The first Michigan case of the COVID-19 variant B.1.351 was identified in a male child living in Jackson County by the Michigan Department of Health and Human Services (MDHHS) Bureau of Laboratories today, Monday, March 8. Case investigation is currently underway to determine close contacts and if there are additional cases associated with this case.
Originally detected in early October 2020 in South Africa, B.1.351 shares some mutations with B.1.1.7. Cases caused by this variant were reported in the United States at the end of January 2021. B.1.351 is believed to be more contagious, but there has been no indication that it affects the clinical outcomes or disease severity compared to the SARS-CoV-2 virus that has been circulating across the United States for months. Scientists are still evaluating how well COVID-19 vaccines work against this new variant.
However, a higher rate of transmission could increase the number of people who need to be hospitalized or who lose their lives to COVID-19 should the new variant begin circulating widely in Michigan. To date, the virus has been identified in at least 20 other states and jurisdictions in the U.S. This is the only known case in Michigan at this time, however it is possible that there are more that have not been identified.
“We are concerned about the discovery of another variant in Michigan, although it was not unexpected,” said Dr. Joneigh Khaldun, chief medical executive and chief deputy for health at MDHHS. “We continue to urge Michiganders to follow a research-based approach by wearing their masks properly, socially distancing, avoiding crowds, washing their hands often, and making a plan to get the safe and effective COVID-19 vaccine once it is their turn. We all have a personal responsibility to slow the spread of COVID-19 and end this pandemic as quickly as possible.”
Based on available evidence, current tests can identify COVID-19 in these cases. The available COVID-19 vaccines also work against this new variant. Protective actions that prevent the spread of COVID-19 will also prevent the spread of both identified variants in Michigan, B.1.1.7 and B.1.351. Michiganders should:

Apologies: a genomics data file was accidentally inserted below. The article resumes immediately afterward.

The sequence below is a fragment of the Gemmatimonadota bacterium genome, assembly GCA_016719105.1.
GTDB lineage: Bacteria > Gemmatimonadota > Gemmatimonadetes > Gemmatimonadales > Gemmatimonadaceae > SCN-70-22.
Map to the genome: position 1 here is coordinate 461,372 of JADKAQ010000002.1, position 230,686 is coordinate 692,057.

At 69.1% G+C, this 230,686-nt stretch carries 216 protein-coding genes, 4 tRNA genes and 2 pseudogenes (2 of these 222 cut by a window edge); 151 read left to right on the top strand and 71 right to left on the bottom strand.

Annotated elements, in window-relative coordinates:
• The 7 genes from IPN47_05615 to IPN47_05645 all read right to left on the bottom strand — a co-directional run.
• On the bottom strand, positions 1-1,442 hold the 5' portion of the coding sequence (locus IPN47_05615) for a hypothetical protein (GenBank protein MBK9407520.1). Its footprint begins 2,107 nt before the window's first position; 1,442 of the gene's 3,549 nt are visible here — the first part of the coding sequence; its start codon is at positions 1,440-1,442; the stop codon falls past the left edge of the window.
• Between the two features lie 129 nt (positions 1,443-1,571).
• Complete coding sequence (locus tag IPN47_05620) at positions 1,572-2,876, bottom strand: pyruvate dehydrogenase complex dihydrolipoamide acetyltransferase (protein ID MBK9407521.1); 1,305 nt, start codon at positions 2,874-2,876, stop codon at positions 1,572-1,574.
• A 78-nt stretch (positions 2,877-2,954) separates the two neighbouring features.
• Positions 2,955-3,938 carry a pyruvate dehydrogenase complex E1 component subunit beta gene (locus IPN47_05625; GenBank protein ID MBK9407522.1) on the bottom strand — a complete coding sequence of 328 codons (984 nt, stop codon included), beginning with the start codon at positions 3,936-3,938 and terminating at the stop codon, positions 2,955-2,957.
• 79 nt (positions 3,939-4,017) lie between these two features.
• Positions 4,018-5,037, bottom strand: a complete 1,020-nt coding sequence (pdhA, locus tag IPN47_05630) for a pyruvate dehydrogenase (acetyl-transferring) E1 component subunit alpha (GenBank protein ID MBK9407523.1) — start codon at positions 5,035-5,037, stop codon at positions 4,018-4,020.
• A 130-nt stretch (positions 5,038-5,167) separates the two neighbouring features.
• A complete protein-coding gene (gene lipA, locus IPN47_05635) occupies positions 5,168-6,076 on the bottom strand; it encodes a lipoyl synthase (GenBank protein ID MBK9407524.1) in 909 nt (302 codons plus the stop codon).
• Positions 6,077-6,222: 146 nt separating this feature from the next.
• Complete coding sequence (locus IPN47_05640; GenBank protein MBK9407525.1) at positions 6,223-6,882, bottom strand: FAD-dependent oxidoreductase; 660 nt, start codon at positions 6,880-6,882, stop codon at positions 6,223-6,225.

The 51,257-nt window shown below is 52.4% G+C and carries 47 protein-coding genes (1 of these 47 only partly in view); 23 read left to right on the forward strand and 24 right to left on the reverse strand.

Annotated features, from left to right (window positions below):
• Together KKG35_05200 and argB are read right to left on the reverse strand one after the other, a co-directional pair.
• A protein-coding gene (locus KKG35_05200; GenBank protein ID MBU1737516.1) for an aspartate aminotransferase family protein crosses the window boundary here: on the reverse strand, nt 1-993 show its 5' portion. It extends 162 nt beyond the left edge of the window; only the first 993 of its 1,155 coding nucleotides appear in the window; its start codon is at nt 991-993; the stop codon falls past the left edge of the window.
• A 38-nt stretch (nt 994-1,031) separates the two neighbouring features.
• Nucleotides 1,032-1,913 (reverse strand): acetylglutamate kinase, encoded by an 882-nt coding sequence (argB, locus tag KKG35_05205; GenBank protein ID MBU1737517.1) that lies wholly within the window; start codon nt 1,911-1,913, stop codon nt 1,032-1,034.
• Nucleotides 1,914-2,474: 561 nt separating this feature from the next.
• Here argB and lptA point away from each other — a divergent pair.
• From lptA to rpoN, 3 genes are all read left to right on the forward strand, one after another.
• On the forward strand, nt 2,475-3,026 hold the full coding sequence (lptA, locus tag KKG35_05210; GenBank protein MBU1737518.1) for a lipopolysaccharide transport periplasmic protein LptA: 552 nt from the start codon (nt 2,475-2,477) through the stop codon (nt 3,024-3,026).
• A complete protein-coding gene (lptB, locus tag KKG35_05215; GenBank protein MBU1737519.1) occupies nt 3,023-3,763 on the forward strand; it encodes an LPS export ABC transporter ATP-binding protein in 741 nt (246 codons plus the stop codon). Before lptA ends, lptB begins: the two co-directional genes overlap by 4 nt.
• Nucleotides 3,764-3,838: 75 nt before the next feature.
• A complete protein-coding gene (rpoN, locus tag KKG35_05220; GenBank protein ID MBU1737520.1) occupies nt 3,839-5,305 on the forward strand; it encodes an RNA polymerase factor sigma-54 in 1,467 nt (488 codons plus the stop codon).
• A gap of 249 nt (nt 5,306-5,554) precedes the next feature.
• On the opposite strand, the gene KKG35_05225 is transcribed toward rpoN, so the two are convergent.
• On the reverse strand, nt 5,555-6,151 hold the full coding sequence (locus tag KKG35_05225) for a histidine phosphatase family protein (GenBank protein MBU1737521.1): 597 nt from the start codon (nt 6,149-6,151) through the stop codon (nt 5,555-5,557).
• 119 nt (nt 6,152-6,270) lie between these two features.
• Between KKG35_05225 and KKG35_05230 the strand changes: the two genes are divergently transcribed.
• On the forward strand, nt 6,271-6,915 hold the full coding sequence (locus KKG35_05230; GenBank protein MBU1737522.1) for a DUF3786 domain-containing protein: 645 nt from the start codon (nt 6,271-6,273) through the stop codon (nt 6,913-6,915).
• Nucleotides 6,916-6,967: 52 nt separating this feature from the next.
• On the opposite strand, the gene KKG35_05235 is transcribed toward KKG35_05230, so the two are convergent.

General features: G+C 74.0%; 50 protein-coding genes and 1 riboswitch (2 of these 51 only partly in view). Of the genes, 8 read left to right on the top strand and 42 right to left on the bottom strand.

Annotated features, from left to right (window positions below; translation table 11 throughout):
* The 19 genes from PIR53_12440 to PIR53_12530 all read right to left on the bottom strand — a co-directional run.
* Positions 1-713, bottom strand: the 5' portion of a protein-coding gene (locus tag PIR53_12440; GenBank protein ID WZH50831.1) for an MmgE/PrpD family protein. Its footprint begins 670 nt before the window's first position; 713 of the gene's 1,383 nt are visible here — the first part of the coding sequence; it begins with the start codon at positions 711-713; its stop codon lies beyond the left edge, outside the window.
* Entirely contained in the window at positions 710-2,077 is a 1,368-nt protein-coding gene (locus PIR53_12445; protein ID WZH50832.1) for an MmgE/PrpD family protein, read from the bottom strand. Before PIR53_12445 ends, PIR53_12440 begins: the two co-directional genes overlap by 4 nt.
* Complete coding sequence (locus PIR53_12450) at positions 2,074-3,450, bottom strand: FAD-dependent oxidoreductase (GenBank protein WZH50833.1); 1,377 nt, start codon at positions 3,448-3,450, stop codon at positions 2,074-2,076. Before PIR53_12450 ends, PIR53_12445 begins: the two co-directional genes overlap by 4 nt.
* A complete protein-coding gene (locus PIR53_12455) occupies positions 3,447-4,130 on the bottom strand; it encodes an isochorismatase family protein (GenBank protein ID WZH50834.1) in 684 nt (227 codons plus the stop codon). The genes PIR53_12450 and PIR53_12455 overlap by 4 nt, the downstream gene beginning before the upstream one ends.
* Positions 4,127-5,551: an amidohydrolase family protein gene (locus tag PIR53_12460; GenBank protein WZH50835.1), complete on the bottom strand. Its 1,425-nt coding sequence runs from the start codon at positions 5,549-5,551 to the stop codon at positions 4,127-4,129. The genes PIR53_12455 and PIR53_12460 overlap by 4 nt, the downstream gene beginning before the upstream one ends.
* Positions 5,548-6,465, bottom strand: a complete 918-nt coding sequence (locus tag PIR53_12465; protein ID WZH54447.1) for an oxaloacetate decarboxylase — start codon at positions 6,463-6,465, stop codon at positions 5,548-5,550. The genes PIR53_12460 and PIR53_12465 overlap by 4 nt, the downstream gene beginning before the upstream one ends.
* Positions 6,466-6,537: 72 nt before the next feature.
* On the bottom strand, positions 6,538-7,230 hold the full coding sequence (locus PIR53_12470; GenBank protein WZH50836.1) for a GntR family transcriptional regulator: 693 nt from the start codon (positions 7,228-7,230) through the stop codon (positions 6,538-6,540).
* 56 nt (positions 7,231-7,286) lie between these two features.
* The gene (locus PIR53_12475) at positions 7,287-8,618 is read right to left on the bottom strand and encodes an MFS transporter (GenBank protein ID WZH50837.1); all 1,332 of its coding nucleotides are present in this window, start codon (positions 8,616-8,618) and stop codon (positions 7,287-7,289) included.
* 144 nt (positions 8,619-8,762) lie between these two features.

• Get vaccinated for COVID-19.
• Wear a mask around others.
• Stay six feet apart from others.
• Wash hands often.
• Ventilate indoor spaces.
Viruses constantly change through mutation, and new variants of a virus are expected to occur over time. MDHHS’s Bureau of Laboratories is a national leader in whole genome sequencing for SARS-CoV-2. MDHHS identified the variant in this individual’s sample and will continue to conduct whole genome sequencing to quickly identify any variants of interest, including B.1.351.
Whole genome sequencing allows scientists to examine the genetic material of pathogens, including SARS-CoV-2. Over the past 10 months, laboratories across Michigan have been submitting samples to the state public health laboratory for surveillance to help monitor the emergence of any variants of concern. MDHHS Bureau of Laboratories prioritizes additional specimens for whole genome sequencing when there is increased concern for a new variant of the virus, such as in people with a travel history to places where the variant is known to be circulating.
As of March 8, Michigan has also identified 516 cases of the B.1.1.7 variant in 23 Michigan jurisdictions.
Information changes frequently regarding the outbreak and vaccine updates. For the most current information, visit the Jackson County Health Department webpage located at Jackson County Health Department COVID vaccine webpage or its Facebook page.
Jackson County vaccine updates are also available by calling the COVID Vaccine Information Line at 517-817-4469.
At this time, information is limited and changing rapidly. The latest information is available at Michigan.gov/Coronavirus and CDC.gov/Coronavirus.